On our travels inland from the Mexico’s west coast to see the country’s beautiful colonial cities and ancient ruins, we have found it’s fun to do Mexico by bus!!
For cruisers, there’s nothing like getting off the boat and seeing something of the rest of Mexico. Renting a car makes sense if there are enough people to share the cost (or for families). However, it can get expensive for couples.
We have discovered that long distance buses in Mexico are terrific, and we’ve visited many places in Mexico by bus.
What to Expect on Buses in Mexico
Because there is no single company that provides all long distance bus services in Mexico, and because there is a lot of variation to the countryside and highways, buses in Mexico can be a bit unpredictable.
Some buses stop for meals, some stop at military checkpoints. Some buses offer free food or snacks, and some allow snack vendors to come on board the bus when it stops for passengers. Our Huatulco-to-Oaxaca bus stopped at a restaurant so everyone could sit down to order and eat a meal!
Sometimes there is TSA-style inspection outside the bus before boarding, including a pat-down for the men, and sometimes a fellow comes on board with a video camera to record everyone’s faces. You never really know what will happen.
Buses that cross a border (into the US, Guatemala or Belize) will involve checking out of Mexico and into the new country (passports and tourist visas required). They also include a change in currency that is easy to forget to plan for after you’ve been sailing the Mexican coast for a few months.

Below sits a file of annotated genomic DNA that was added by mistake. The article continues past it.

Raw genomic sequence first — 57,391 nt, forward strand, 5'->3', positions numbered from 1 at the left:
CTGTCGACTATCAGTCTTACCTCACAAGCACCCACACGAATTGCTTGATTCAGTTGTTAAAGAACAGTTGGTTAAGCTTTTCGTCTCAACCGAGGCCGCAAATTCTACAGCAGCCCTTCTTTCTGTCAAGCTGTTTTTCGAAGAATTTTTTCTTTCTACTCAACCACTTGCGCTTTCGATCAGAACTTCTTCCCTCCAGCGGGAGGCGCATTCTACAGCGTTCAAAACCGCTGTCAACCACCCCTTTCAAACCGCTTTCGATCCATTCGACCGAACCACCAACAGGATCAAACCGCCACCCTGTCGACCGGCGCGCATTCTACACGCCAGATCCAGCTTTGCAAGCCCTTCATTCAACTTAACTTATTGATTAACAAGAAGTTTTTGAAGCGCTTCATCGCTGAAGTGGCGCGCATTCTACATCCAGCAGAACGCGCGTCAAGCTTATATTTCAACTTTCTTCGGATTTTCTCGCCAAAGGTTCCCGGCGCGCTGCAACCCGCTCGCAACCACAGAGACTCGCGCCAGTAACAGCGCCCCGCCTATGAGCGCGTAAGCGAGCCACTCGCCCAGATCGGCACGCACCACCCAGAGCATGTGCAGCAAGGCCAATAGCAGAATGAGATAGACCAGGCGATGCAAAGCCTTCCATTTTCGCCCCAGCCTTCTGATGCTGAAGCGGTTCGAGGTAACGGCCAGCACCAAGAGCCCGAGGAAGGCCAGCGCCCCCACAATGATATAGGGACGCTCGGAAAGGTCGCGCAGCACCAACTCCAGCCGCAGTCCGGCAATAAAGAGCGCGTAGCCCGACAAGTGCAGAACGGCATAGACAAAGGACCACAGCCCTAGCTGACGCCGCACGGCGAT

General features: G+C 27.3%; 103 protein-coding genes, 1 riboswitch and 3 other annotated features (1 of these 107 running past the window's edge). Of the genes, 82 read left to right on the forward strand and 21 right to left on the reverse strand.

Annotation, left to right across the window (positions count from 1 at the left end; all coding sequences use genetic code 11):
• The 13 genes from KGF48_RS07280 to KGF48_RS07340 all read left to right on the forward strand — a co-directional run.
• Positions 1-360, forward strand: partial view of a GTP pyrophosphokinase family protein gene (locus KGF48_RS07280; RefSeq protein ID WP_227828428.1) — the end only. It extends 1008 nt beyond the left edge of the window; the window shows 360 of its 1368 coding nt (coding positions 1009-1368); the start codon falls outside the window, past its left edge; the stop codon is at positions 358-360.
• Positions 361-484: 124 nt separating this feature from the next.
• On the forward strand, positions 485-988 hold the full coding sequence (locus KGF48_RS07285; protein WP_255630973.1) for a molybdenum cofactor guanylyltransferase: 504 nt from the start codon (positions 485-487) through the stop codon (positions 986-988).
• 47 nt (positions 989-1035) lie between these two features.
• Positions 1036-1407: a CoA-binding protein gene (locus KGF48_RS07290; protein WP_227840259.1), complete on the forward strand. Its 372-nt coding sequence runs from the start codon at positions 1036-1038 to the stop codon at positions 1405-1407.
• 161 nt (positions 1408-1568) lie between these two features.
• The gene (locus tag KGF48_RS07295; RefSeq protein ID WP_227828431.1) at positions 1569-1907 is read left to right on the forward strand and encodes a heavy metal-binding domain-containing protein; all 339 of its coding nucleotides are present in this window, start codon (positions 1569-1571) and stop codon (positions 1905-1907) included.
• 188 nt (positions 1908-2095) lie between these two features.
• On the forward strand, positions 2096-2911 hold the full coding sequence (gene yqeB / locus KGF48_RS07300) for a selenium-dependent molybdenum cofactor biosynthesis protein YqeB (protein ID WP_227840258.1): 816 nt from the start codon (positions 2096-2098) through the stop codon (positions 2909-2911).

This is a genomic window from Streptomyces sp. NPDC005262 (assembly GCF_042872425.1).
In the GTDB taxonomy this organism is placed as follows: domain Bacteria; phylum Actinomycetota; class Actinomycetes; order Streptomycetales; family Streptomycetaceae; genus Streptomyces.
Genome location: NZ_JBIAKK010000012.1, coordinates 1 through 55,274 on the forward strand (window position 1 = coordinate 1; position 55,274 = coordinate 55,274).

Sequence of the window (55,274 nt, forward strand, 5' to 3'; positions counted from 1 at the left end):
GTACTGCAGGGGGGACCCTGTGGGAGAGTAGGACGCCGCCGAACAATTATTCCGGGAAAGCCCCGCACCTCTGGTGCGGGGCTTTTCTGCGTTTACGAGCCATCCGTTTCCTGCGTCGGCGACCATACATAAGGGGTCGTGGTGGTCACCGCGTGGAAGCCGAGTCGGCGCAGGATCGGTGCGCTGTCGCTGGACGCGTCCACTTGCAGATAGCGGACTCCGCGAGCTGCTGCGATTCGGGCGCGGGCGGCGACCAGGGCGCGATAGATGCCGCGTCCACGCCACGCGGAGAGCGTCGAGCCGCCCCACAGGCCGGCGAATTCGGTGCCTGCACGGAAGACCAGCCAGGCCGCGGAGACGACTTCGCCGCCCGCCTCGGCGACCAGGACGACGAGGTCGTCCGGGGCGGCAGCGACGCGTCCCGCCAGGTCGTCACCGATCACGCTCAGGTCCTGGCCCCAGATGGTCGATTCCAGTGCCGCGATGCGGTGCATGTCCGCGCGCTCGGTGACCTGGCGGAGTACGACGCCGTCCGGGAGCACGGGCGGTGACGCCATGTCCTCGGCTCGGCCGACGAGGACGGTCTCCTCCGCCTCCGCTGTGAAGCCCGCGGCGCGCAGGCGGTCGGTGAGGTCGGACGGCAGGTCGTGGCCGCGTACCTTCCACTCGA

In our experience, the quoted arrival times are sometimes optimistic. An 8-hour bus ride may take 10, and there is no way of knowing ahead of time. All kinds of crazy things happen on the road, and the folks at the ticket counter will simply quote the time given on the computer.
Some Tips for Mexico Bus Travel
The buses in Mexico are often heavily air-conditioned, so having an airline blanket or some extra clothes handy is helpful.
Also, although lots of the buses stop at convenience stores or at terminals where you can jump out and buy a snack, packing some munchies for a long ride can really help too.
Having some TP handy is not a bad idea on long trips too, as the bathroom can run out if the bus is crowded.
Our favorite seats are in the front row to the right of the driver where you get more leg room and (on OCC buses) have a great view out the huge windshield. Also, we sometimes plan our seats to avoid getting trapped in the morning or afternoon sun if the trip is largely north/south.
Overall, we’ve found that long distance buses in Mexico can make for wild adventures. Our bus trip from Tapachula (Marina Chiapas) to San Cristobal de las Casas was so eventful it got its own write-up!
As one seasoned Mexico/Central American traveler once said to me, “I never get on a bus in Mexico or Central America with any expectations of when I will arrive or what will happen on the way.” That is a great way to approach the whole process — enjoy the ride.
Mexico Bus Schedules, Prices and Tickets
There are lots of long distance bus companies, and it can be confusing to figure out which Mexico buses go where. Here is an online source that lists many of the Mexican bus companies.